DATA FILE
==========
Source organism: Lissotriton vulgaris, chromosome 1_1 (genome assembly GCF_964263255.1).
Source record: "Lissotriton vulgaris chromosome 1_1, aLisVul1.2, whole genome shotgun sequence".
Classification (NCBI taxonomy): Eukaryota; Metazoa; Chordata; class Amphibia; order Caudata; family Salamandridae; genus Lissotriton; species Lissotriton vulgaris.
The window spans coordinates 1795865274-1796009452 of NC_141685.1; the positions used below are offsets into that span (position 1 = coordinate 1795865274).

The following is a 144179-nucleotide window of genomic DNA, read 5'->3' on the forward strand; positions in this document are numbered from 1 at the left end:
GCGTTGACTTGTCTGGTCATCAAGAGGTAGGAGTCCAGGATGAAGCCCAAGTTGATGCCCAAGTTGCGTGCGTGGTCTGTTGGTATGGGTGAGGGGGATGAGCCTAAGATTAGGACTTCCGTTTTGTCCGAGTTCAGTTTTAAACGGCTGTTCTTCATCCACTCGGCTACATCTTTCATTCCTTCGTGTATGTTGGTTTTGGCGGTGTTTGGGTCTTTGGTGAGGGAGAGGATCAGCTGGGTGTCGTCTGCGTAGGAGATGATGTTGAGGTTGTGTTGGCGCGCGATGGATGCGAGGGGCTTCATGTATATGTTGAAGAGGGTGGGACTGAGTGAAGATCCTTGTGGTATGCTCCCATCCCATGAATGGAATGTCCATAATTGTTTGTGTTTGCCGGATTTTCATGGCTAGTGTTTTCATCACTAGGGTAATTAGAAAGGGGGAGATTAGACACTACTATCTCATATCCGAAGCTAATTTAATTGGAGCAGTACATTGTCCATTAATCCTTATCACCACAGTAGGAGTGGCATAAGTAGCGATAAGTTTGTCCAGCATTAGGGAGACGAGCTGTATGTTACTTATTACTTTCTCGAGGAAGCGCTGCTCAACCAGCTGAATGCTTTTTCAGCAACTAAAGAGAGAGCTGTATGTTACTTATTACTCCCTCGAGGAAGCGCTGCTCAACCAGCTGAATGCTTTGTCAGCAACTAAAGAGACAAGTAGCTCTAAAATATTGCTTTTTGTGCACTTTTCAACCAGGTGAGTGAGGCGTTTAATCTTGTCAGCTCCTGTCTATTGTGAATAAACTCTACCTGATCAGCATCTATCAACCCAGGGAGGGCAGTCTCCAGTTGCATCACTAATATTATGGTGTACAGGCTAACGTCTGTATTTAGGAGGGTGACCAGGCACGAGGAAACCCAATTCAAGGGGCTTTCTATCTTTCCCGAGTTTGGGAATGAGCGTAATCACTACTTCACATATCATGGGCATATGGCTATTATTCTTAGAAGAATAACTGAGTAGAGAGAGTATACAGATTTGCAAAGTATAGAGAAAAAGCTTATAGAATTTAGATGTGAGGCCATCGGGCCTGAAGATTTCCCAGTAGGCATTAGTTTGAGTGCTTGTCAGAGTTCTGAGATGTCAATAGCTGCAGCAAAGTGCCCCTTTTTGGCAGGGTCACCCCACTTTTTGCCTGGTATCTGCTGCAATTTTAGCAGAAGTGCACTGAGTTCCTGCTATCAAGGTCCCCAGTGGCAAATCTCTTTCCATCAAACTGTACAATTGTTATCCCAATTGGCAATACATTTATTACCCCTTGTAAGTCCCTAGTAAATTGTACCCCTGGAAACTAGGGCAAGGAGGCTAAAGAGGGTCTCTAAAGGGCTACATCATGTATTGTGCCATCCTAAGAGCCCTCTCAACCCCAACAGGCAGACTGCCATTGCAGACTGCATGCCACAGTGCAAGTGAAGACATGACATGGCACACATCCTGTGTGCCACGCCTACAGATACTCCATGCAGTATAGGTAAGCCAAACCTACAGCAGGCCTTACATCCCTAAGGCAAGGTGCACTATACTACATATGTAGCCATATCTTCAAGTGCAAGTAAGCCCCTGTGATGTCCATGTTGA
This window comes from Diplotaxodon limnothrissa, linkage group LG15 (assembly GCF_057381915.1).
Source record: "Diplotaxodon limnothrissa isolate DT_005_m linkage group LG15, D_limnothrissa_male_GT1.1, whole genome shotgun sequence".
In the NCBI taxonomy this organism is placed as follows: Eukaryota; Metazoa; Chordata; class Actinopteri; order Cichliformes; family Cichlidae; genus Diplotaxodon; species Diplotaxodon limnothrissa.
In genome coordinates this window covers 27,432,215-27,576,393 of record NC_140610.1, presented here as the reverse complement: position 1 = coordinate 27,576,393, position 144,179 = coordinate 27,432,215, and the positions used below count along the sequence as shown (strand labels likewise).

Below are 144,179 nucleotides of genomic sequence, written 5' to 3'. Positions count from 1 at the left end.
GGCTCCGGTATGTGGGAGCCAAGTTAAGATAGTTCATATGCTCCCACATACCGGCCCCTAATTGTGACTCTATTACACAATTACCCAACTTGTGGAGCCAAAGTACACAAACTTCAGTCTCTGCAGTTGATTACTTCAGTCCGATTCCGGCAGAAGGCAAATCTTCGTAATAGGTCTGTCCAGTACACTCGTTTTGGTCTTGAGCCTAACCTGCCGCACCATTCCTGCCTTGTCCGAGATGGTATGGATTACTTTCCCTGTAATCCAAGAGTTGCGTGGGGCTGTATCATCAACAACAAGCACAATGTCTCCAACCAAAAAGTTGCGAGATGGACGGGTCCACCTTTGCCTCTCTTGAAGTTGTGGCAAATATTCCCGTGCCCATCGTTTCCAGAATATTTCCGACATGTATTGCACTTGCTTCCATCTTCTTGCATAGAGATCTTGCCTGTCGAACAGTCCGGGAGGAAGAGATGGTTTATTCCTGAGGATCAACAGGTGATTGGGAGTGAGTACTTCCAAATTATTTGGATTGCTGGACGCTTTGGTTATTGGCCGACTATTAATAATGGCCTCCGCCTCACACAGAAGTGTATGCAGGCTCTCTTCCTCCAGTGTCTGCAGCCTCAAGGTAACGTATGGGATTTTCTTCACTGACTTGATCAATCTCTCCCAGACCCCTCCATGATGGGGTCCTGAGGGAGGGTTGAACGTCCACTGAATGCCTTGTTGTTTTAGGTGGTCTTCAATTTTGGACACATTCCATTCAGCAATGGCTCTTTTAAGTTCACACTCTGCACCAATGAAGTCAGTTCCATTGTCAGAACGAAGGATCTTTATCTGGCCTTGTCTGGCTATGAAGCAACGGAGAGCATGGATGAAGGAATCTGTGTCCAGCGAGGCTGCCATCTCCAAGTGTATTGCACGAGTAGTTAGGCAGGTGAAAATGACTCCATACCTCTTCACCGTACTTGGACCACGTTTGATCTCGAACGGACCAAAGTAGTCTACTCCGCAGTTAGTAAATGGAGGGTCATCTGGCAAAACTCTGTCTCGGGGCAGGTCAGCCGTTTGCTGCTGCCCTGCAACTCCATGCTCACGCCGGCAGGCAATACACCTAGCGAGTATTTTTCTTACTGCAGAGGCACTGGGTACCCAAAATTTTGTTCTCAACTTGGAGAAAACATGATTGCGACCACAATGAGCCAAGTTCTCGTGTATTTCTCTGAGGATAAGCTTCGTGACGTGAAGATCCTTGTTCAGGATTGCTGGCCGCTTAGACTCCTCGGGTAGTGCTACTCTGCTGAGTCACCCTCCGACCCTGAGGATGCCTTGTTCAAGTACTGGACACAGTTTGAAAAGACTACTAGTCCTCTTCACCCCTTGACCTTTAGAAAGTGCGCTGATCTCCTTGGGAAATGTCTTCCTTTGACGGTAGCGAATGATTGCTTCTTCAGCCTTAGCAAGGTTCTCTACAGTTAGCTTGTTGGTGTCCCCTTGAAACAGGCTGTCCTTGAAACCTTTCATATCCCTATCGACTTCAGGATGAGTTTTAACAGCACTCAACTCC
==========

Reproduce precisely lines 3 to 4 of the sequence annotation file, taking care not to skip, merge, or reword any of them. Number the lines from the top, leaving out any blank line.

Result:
Classification (NCBI taxonomy): Eukaryota; Metazoa; Chordata; class Amphibia; order Caudata; family Salamandridae; genus Lissotriton; species Lissotriton vulgaris.
The window spans coordinates 1795865274-1796009452 of NC_141685.1; the positions used below are offsets into that span (position 1 = coordinate 1795865274).